ST. PAUL, MN - APRIL 07: : Kenny Reiter #35 of the Minnesota Duluth Bulldogs stops a shot by the Notre Dame Fighting Irish during semifinals of the 2011 NCAA Men's Frozen Four on April 7, 2011 at the Xcel Energy Center in St. Paul, Minnesota. The Minnesota Duluth Bulldogs defeated the Notre Dame Fighting Irish 4-3. (Photo by Elsa/Getty Images)
This is going to sound like sour grapes if things don't go well this weekend, so let's get this out of the way now. Some needed changes to the Division I Men's Ice Hockey Tournament format / location.
Paring Field Down From 16 Back To 12. Starting in 2003, the NCAA expanded the men's hockey tournament to its present 16-team, four regional format. Prior to that, the tournament had just 12 teams divided up into 2 regionals, East and West. Top two seeds in each regional received first round byes.
While I strongly support expanding college football's playoff (are there ANY non-SEC fans left on the BCS bandwagon?), I actually support decreasing the number of teams picked for the NCAA men's hockey Tournament for a number of different reasons.
For one thing, this would allow the NCAA to get more games on TV by breaking up the tournament into three separate rounds -- first round (4 games), quarterfinals (4 games) and the Frozen Four (3 games). This decreases the number of total games in any TV media rights package but allows for more flexibility in scheduling the games.
Second, the advantage afforded to top seeds has been on the decline ever since the field expanded to 16 schools. Here's the Frozen Four seed total for the years from 2003-present.
2003: 6 -- 1, 1, 1, 3
2004: 6 -- 1, 1, 2, 2
2005: 5 -- 1, 1, 1, 2
2006: 9 -- 1, 2, 3, 3
2007: 11 -- 2, 3, 3, 3
2008: 8 -- 1, 1, 2, 4
2009: 12 -- 1, 3, 4, 4
2010: 7 -- 1, 1, 1, 4
2011: 9 -- 1, 2, 3, 3
I know how this sounds as a BC fan arguing that top seeds should be afforded more of a built-in advantage in the NCAAs, but really, shouldn't we be awarding the nation's top programs for superior regular season performance? With today's tournament format, all you have to do is get in and win four games. The top teams will win more often than not but you are giving top seeds no more than a 60/40 chance of winning each night. That ends up being nothing more than a 15 percent chance of winning it all.
Finally, there are simply fewer college hockey programs than there were in 2002. Since the tournament has expanded to 16, college hockey has lost programs at Iona, Fairfield and Wayne State almost lost Bowling Green a few years ago, might lose Alabama-Huntsville and reloaded with just one program in its place -- Penn State.
There's also little hope of future growth. Unlike men's lacrosse, where you can survive as an independent and the conference landscape is conducive to future growth, the current and future college hockey conferences stifle it.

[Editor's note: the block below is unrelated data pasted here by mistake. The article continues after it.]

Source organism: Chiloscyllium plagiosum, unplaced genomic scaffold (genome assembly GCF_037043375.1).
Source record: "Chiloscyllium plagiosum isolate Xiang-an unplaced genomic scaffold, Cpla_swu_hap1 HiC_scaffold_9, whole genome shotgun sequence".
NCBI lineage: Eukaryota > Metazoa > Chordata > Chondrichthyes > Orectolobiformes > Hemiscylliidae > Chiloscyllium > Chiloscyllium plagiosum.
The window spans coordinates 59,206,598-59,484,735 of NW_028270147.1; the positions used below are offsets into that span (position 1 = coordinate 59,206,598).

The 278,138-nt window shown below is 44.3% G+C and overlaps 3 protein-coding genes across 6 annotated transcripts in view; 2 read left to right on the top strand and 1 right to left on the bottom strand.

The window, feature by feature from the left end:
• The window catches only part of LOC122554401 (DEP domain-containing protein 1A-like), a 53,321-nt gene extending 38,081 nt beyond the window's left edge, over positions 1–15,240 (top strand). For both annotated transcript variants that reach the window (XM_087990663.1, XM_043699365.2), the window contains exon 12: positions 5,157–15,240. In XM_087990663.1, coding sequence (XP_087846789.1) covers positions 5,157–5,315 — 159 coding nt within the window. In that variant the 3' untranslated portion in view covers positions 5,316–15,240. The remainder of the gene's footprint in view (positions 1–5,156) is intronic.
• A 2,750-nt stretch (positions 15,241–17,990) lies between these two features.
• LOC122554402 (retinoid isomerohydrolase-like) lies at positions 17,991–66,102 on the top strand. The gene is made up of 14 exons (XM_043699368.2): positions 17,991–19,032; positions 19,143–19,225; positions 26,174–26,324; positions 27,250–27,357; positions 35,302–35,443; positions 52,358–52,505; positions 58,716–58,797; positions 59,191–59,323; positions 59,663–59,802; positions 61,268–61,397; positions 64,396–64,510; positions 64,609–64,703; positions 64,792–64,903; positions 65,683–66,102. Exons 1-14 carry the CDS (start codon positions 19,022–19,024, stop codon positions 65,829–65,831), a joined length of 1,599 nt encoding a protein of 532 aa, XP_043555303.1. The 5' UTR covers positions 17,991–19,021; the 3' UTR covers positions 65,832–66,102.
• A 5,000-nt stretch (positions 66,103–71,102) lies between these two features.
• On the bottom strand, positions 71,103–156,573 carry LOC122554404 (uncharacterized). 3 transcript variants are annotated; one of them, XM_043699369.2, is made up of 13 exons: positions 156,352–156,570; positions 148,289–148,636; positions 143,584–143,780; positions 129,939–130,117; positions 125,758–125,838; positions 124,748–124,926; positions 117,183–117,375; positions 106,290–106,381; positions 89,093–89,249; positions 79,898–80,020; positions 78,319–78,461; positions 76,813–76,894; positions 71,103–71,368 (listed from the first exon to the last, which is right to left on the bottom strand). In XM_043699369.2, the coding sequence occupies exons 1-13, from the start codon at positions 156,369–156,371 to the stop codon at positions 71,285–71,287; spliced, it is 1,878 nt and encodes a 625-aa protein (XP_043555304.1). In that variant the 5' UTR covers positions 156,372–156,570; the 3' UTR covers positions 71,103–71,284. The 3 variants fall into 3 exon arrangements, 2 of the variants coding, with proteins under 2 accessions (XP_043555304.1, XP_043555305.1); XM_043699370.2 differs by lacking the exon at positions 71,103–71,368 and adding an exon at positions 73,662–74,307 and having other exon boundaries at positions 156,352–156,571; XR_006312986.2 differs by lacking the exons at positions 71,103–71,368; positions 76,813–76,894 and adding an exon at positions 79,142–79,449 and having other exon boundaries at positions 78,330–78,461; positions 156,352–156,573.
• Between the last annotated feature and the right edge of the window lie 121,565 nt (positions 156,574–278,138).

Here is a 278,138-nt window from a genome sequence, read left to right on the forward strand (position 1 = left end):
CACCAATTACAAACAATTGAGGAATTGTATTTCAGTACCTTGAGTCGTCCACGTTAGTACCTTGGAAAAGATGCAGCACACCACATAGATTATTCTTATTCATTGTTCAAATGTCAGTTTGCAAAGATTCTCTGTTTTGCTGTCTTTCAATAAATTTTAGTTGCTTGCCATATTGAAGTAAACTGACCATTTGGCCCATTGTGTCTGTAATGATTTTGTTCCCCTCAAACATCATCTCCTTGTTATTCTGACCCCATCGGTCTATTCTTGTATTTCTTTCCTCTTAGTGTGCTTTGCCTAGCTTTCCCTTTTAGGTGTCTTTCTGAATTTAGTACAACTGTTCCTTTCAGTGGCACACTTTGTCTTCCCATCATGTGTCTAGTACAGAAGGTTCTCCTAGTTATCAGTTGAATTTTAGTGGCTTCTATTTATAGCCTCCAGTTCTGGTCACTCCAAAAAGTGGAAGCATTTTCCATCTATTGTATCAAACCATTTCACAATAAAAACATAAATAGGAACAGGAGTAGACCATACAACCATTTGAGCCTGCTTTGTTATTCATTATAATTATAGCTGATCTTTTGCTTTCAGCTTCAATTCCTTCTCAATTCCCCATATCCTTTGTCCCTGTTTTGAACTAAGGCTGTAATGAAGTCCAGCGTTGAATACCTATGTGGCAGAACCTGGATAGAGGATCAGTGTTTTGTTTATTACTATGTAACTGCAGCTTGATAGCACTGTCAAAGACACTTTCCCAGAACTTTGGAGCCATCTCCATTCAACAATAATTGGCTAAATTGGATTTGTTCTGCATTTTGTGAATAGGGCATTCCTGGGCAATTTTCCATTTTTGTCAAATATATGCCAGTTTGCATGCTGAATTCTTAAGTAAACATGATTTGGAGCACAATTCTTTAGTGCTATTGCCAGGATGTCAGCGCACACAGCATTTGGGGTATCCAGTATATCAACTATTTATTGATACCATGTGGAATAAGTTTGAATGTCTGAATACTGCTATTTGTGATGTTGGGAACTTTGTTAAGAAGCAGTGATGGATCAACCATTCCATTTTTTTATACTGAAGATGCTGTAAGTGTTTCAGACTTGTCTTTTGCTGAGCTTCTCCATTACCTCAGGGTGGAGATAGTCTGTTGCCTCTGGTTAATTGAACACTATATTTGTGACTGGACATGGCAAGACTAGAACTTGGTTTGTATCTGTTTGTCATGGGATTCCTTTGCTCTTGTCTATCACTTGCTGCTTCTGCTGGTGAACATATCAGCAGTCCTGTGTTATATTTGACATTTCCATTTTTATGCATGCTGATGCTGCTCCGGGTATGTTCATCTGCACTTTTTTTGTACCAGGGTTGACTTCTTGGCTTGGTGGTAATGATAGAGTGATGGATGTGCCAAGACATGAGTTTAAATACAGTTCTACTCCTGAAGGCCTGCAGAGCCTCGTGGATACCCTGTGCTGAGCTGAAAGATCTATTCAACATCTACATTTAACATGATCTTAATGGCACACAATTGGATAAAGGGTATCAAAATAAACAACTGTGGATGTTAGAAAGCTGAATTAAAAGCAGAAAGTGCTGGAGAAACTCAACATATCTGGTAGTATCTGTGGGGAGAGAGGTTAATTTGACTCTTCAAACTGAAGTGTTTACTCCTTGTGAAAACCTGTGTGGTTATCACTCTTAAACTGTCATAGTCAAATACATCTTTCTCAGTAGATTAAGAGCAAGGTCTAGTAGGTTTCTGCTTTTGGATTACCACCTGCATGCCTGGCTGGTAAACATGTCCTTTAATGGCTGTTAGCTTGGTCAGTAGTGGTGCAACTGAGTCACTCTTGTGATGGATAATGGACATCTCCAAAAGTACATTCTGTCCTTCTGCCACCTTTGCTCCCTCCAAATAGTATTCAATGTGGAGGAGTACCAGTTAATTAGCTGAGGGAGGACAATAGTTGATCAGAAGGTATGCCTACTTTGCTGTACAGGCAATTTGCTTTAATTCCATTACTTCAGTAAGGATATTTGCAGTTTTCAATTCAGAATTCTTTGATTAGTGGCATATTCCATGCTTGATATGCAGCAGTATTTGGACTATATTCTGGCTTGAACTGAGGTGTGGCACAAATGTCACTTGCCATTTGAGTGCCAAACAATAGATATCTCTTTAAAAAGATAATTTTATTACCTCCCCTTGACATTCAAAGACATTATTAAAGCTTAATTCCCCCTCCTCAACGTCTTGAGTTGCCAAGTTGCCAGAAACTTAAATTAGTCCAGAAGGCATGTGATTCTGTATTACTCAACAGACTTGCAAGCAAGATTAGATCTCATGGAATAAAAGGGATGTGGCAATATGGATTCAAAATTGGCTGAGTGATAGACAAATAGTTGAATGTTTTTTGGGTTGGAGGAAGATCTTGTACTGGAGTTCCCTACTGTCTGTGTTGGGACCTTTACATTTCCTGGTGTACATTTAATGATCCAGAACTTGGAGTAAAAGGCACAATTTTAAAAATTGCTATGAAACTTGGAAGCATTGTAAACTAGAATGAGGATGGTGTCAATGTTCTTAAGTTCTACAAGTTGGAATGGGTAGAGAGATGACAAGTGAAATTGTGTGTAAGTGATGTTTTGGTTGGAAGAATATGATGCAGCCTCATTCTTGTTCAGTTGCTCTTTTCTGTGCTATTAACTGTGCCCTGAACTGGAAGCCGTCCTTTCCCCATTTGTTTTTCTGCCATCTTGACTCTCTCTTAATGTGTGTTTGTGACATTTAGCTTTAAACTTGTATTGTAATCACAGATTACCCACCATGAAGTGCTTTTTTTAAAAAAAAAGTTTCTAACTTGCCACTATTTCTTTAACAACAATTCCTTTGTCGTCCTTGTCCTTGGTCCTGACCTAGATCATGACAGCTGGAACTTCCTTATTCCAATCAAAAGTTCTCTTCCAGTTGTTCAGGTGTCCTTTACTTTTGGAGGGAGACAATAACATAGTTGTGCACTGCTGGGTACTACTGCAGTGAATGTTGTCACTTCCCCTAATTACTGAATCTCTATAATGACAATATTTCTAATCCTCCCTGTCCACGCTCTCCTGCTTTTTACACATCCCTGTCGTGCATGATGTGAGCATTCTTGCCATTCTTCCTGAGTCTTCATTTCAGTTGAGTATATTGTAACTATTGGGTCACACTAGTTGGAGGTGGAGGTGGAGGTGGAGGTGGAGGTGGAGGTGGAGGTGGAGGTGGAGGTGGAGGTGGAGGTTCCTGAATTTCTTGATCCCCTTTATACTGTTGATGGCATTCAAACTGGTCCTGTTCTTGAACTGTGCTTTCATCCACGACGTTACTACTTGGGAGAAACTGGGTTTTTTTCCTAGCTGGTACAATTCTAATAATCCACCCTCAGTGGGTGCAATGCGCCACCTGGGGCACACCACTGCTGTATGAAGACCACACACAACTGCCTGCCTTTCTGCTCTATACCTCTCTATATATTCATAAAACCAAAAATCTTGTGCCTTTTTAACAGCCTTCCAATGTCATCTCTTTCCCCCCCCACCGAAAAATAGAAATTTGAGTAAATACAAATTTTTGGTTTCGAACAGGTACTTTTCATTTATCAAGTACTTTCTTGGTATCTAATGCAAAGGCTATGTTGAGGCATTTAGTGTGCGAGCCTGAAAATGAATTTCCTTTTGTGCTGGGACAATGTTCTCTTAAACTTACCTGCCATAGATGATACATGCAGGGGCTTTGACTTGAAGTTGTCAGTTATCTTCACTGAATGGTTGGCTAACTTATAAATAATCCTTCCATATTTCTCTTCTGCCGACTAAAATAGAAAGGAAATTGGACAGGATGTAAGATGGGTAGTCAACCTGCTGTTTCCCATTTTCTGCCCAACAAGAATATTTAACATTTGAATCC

-- Big Ten Hockey Conference (6). In order to join the BTHC, you have to be a member of the Big Ten (with only six available targets).
-- NCHC (8). The NCHC only has eight programs so there is some room for growth there, though several of the CCHA / WCHA leftovers made it a point to try to get an invite to the new conference to no avail.
-- WCHA (9). The new new WCHA will have 9 members so little room for growth out west (1-3 more programs?).
-- Hockey East (11), Atlantic Hockey (12) and ECAC (12). Meanwhile, the East is basically filled up. The AHA and ECAC both have 12 teams. Hockey East will have 11 with the addition of Notre Dame, and will likely go to an even dozen. Basically, if you are a school in the eastern half of the US and want to start up a college hockey program, you have to hope that you'll take the spot of the 12th Hockey East program in either the ECAC or AHA or try the independent route. And we know how well that's going for UAH.
-- Independent (1). Alabama-Huntsville, for now.
Single elimination hockey is insane to begin with, but since the NCAAs has now increased the numerator and decreased the denominator, we are now simply letting too many programs into the postseason:
Pre-NCAA Tournament expansion -- 12 of 62 (19.4% of programs)
Post-NCAA Tournament expansion -- 16 of 59 + Penn State (26.7% of programs), though UAH will have a tough time getting to NCAAs without a conference so really, 16-of-59.
Rewarding over 1/4 of the college hockey programs with a trip to the postseason is just stupid.
Most would not be in favor of a 32-team Division I-A college football playoff (that's 25.8 percent of the 124 FBS programs). So why does college hockey reward that many teams with a shot at a National title for a subpar regular season performance?